Category Archives: Aircew

I’ve always been a hangar rat at heart

I’ve hung around small airfields, since I was just a lad,

A hangar rat, an air cadet, just aviation mad,

Sent solo in a sailplane, when I was just sixteen,

Soaring over English fields, a  quilt of gold and green.

The miracle of flight. Too young for a motorbike, but able to fly the Kirby Cadet Mk III

Sweeping out the hangars, polishing the props,

Cleaning all  their windshields, hanging round in ops,

Topping up the tanks and tyres, mowing taxiway and strip,

Befriending all the pilots, to see if I could blag a trip.

Gissa Flight Mate…

I worked hard at my day job, slaving nine till’ five,

Then pumping gas, and cleaning, to keep the dream alive,

When I wasn’t working, I was studying my craft,

Funny how quickly, the months and years flash past

Practicing the art and skill of landing a taildragger.

As I got older, I got bigger,  and the airfields did the same,

And I was thrilled to hang around, much bigger aeroplanes,

Still in operations, briefing crews and planning flights

Working out performance, a blur of days and nights.

Bit bigger that I was used to!

Then one day, the time arrived, when I had to say goodbye,

To the mighty ships that plied their trade, so high up in the sky,

I left the airport on that final day, without once looking back,

Already thinking of my former self, and could I get him back?

So I wandered up the airstrip as the sun climbed the clear blue sky,

Pulled my little airplane out, I prepared myself to fly,

Turning round, I saw him, overalls, broom and cap,

Young, fresh-faced, teenager, My replacement Hangar Rat

So I took him flying….

That light bulb moment – a guest appearance from an old friend

The first time I met Pookie was in Summer 1991.

Blimey – that’s 29 years ago!

I was enjoying a cuppa in the baggage loaders rest room, catching my breath after working a busy departure in the gate room upstairs. I was working as a Passenger Security Agent for American AIrlines – my first airline job.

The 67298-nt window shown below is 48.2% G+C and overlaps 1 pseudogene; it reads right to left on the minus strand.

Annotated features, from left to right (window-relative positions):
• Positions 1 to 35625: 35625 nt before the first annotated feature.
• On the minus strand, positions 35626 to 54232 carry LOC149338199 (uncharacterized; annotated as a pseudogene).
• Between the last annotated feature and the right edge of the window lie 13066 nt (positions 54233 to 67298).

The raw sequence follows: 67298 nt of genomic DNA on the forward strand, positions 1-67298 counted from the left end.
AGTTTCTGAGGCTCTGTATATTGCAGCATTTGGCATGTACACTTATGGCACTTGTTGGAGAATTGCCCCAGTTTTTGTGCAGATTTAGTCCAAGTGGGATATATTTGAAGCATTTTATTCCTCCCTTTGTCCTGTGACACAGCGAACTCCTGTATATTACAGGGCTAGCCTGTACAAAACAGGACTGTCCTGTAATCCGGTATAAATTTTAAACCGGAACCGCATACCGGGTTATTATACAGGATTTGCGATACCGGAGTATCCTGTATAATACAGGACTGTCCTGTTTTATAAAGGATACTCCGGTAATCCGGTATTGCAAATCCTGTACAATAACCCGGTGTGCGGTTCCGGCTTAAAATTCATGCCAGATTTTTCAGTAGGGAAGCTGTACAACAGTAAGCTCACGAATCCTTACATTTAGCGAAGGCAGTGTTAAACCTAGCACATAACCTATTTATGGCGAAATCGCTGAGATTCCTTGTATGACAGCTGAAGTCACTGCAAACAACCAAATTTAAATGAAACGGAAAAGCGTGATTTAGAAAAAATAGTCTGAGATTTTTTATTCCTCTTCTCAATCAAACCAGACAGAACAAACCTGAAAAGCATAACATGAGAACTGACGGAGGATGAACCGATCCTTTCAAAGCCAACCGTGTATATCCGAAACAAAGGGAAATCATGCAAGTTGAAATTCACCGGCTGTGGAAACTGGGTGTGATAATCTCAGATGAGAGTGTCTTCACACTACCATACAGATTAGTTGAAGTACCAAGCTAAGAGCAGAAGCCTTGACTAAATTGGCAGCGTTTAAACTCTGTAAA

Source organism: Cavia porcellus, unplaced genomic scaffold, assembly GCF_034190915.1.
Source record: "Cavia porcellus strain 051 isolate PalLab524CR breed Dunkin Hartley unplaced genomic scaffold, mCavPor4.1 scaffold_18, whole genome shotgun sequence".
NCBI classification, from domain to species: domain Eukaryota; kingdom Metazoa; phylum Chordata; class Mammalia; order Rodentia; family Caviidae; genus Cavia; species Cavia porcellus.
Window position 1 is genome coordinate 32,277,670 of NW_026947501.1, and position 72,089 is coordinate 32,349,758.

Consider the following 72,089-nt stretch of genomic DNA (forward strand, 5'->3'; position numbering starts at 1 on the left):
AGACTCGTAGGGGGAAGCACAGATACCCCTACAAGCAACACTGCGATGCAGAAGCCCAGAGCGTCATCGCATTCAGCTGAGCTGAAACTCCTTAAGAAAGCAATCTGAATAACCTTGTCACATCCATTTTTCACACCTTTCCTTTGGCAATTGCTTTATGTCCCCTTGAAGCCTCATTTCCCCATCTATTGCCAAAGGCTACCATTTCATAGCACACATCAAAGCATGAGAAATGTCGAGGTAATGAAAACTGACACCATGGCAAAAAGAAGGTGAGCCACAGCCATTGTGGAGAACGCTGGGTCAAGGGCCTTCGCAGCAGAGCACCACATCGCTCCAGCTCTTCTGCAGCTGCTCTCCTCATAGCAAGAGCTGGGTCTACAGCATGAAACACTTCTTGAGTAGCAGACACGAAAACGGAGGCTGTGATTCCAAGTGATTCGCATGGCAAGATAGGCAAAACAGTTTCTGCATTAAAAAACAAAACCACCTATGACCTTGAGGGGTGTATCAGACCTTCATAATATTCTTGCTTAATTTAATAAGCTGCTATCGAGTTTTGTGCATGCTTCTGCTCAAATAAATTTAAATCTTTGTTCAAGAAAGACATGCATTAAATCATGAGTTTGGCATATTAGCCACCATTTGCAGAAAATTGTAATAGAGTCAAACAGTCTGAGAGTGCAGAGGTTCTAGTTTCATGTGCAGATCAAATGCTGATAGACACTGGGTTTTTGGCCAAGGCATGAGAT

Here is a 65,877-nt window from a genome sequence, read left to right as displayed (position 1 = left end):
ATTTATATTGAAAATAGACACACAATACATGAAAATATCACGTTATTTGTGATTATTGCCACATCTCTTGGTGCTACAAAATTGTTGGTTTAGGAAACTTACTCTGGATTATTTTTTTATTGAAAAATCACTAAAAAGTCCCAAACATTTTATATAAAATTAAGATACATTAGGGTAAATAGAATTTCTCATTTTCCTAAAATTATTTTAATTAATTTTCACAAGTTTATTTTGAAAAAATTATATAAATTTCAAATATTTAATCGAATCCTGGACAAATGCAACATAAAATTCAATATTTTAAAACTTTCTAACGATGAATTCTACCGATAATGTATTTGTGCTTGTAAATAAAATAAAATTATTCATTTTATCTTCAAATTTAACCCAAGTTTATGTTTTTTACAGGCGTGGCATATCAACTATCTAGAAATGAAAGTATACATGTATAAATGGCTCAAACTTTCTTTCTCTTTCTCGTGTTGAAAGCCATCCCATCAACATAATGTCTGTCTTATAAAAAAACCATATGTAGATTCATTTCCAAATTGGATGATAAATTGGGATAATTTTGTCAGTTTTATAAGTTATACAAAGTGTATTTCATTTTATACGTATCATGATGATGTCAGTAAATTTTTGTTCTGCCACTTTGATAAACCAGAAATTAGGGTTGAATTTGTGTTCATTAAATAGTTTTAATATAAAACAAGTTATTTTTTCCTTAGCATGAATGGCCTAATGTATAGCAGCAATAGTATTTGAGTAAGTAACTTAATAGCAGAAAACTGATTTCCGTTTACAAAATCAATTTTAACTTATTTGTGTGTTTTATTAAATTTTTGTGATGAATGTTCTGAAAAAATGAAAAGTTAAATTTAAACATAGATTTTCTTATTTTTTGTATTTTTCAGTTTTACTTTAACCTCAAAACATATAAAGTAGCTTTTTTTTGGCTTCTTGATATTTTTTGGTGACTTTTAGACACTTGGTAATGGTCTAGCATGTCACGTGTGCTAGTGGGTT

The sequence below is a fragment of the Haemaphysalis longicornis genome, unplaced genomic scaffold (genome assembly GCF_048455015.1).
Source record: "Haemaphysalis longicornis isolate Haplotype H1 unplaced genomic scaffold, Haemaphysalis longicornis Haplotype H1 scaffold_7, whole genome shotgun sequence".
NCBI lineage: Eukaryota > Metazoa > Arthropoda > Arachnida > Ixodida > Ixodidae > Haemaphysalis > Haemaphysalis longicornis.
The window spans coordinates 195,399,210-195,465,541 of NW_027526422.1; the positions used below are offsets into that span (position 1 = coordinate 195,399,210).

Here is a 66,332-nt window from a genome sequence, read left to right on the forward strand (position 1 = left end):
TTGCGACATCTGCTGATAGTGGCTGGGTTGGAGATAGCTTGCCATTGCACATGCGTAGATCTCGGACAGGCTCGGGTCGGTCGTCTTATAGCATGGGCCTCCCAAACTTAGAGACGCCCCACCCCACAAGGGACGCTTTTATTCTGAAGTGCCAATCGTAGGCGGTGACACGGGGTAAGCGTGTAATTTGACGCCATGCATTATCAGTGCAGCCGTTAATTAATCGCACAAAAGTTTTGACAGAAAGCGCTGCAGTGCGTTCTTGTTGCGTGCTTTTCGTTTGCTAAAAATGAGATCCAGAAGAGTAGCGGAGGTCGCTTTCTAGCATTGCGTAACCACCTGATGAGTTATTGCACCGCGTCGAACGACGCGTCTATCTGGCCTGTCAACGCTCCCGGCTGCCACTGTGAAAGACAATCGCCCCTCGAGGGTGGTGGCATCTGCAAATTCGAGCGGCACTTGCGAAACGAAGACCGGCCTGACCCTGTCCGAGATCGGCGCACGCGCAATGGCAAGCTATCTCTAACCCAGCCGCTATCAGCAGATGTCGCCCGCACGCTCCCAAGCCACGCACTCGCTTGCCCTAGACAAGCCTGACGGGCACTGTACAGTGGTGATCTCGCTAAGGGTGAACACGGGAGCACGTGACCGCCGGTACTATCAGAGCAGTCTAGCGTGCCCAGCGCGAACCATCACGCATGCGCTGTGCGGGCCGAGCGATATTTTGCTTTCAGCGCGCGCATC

Security would’nt have been my first choice of job – I was already a qualified pilot, and had passed all of my Flight Operations and Despatch exams, but nobody gets hired into a blue chip airline in Flight Ops. The only way in is either as a Check In Agent, a Baggage Loader, or a Security Agent.

I chose Security Agent.

The decision was a simple one. After PanAm 103 was brought down at Lockerbie just two and a half years previously, security was uppermost in everyone’s mind. American Airlines were using the profiling system at the time, similar to that used by El-Al.

I learnt behavioural psychology, how to question, how to conduct a proper body search (NOT how Hollywood imagines that it is done) and how to use a security X-Ray machine.

I just thought at the time, that this would be more interesting than seeing a procession of faces, all demanding an upgrade, or doing my back in hefting overloaded bags.

Working in Ops is considered a plum job, as it is remote from the passengers, is conducted in the dry, and is intellectually demanding.